In 1787 he was transferred to a mental asylum for 3 years, at which time his wife decided, quite abruptly and to his despair, to never see him again. Within 3 years of his release, he was imprisoned yet again for writing political pamphlets under the name Louis Sade.

As the French Revolution gathered steam, the Chateau was looted and stones carried off by villagers, and was abandoned to its ruinous fate. He was heartbroken when he heard the news. He was forced to sell the property to a native of Bonnieux, who himself died in French Guyana without having lived in it for a single day. The property changed hands among local landowners and continued falling into disrepair, chiefly used to house goats and cattle.

After Napoleon Bonaparte took power in 1799, the Marquis was charged yet again on publication of his two erotic novels – Justine and Juliette, and put back in the asylum where he died in 1814, at the age of 74. He denied, to his dying breath, that he had ever written a single word of smut.

In 1952, a local school teacher took on the project of restoring the Chateau, making the central part of it inhabitable. And in 2001, Pierre Cardin, the French fashion designer, bought the estate, along with 22 other properties in Lacoste village, to no small outcry from the locals, who swiftly put paid to his plans for a golf course. Mr. Cardin is best known for inventing prêt-à-porter (ready-to-wear), and for being among the first designers to license his brand. He maintains the Chateau as his second home and every summer, he organises a music festival in the quarries to the west of the property. The Chateau, he says, allows him to indulge in his greatest passions – art and property.


Modern sculptures besides the ruins are unmissable. One is a pair of long, outstretched arms.


The other is a caged head, and is meant to represent the Marquis de Sade.


A third is that of a figure, bent backwards. In keeping with the theme, one is perhaps swayed to believe the arching back is in the throes of arousal.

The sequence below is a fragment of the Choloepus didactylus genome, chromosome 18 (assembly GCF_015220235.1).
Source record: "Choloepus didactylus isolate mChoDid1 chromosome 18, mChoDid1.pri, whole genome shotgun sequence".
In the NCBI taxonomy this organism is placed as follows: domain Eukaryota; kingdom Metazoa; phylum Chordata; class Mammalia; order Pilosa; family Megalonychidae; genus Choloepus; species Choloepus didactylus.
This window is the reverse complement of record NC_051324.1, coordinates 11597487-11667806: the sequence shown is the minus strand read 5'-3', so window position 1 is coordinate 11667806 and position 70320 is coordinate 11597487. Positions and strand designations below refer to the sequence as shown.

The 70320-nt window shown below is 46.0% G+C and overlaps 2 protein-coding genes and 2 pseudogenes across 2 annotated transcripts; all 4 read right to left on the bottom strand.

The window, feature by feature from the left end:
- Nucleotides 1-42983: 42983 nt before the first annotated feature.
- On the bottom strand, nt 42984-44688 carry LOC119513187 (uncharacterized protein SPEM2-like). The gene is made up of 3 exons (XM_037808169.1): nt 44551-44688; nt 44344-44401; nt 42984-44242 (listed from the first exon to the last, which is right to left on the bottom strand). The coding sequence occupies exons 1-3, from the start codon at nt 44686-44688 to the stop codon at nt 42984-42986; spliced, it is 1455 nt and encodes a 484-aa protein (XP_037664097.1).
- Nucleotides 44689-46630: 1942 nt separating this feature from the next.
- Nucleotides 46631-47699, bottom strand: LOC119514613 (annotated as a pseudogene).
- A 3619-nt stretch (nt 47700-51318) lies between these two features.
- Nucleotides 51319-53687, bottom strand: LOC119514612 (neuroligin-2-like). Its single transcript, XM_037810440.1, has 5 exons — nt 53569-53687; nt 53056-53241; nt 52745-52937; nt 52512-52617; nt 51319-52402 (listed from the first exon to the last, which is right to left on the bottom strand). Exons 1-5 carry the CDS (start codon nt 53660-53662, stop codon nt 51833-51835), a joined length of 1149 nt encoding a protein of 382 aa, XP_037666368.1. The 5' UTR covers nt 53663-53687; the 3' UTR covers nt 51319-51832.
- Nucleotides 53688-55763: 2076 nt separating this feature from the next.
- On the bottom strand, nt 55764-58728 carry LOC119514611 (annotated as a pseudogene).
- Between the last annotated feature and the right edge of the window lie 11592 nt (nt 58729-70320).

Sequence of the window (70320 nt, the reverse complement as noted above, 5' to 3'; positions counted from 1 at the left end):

As I walked around the ruins, all I heard were the summer sounds of the wind rustling through the air, heady with the chirruping of the cicadas, as the Chateau looks out over fields of lavender in bloom and verdant vineyards. In its current state, the Chateau is but a few walls, a dry moat and a few rooms. But somehow, for all its decay and forlornness, it is easy to imagine the half undressed nuns, the depraved monks, the nubile virgins and the debauched nobles that populate Sade’s work.


Even in the stillness of a summer afternoon, one can see how the site itself was muse to the Marquis, the precursor to his mania and delusions. At the Chateau, he could indulge in his fantasies of a feudal autonomy that had to be indulged and that could not be challenged. Standing amongst the ruins, looking out onto the same vistas that confronted the Marquis – the rolling slopes of the Luberon, the old cobblestone streets of the village whose population of around 350 people is about the same as would have been during the Marquis’ day, not much has changed.

Except perhaps, the reputation of one of their most infamous residents. You can now stay at a charming B&B and quaff a local wine named “Cuvée du Divin Marquis,” along with your dessert of “Mousse glacée et son coulis d’orange a la Sade.”

As I leave, I glance back at the forlorn ramparts.

If stones could talk, these would perhaps scream in ecstasy.